Keeping food for long-term storage is an essential part of preparing for any eventuality, whether it is a natural disaster or a SHTF scenario. If you’ve decided to start stock-piling food, that is great news, and you’re already setting yourself up for success! But you may be wondering, what kind of food do I need, and how much is enough?
Well, “enough” is a relative term, one that is dependent on the goals you’ve set for your food storage. The first decision you need to make is how long you want to be able live off of your food storage. If for some reason you were unable to acquire food from outside sources, do you think you’d need to sustain yourself for 2 weeks? 3 months? One year? The Center for Disease Control and Prevention (CDC) recommends keeping at least a three day food supply. In my opinion, that isn’t nearly enough to ensure your safety. If you want to plan for a worst case scenario, keeping enough food for one year will keep you well protected. Of course not all of us have the space or means to store that much, so you can aim for 3 to 6 months to start with. If space is a huge issue (like if you’re living in a studio apartment that can only fit a bean bag chair), then you might need to consider finding another place to store your food and creating a plan to get there if the need arises.
So let’s say you’ve decided to store enough food for just yourself for one year. Now what? There are a few basic genres of food that you will need as your bare minimum requirements for survival: grains, legumes, dairy, fats, sweeteners, leavening agents, salt, and water. A great resource for figuring out recommended amounts for each item type is the LDS calculator, as the Mormon Church has been practicing long-term food storage for generations. Let’s break down some options for each food type.
Grains: 300 lbs.
Grain is powerful survival tool that has been used for thousands of years. Because of its structure, grain in general is naturally protected from spoilage, so it will last much longer in whole form than any bag of flour. Now, grain can count as any carbohydrate, such as pasta, bread, and cereal, but we’re just going to talk about the bulk foods, and you can decide to supplement or replace with other items later on. One of the best grains to store is wheat. It is extremely nutritious, and lasts many years if stored properly. Plus, there are many varieties of wheat to choose from. White rice is another great staple, especially for those who cannot eat gluten. Make sure not to try storing brown rice, as the high levels of oil in the grain will cause it to spoil more quickly. Rolled oats can be used to make porridge, and corn can be kept for cornbread. I stocked up on popcorn, because I can grind it up if I want to bake, and if I feel in the mood for a snack, I can pop it on the stove. Sometimes it’s the little things that keep life fun.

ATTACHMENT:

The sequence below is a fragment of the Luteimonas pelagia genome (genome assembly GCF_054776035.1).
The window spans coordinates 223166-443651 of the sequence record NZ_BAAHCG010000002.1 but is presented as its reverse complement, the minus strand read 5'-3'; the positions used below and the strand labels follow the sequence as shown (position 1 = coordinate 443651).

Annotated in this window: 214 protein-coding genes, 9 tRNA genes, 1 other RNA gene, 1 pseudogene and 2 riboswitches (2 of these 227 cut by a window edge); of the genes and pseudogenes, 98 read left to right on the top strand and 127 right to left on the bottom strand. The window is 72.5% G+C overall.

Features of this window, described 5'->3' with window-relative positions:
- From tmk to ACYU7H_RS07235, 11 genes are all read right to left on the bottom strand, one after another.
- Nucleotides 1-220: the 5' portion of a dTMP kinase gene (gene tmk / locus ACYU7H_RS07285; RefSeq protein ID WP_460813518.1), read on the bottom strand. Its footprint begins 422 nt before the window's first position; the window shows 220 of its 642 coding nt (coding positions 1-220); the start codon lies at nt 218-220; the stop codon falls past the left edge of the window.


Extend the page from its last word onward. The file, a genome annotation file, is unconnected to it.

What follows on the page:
Legumes: 60 lbs.
Legumes are an excellent source of protein and fiber, which will keep you feeling full and nourished after your meal. Dried or canned legumes also last longer on average than canned meat and are less expensive, so are an ideal protein source to keep in bulk. You can prepare them many different ways, so with a little creativity you won’t get bored with your meals. There are tons of choices of beans, so experiment and find your favorite kinds! Some ideas to start are garbanzo beans (homemade hummus would be a delicious treat), black beans, black eyed peas, kidney beans, and lentils.
Milk: 75 lbs.
It may not be the most delicious, but powdered milk is essential to keep in your food storage. It can last 2-10 years depending on how well it is stored (it must be kept in an air-tight container that blocks all light, and ideally is stored in a freezer). You can also keep evaporated milk, which is better for cooking and baking (in my opinion), but only lasts one year. You may not want to drink these on their own (blegh), but milk is very helpful in preparing other dishes, and is a good source of fat and protein.
Fats: 25 lbs.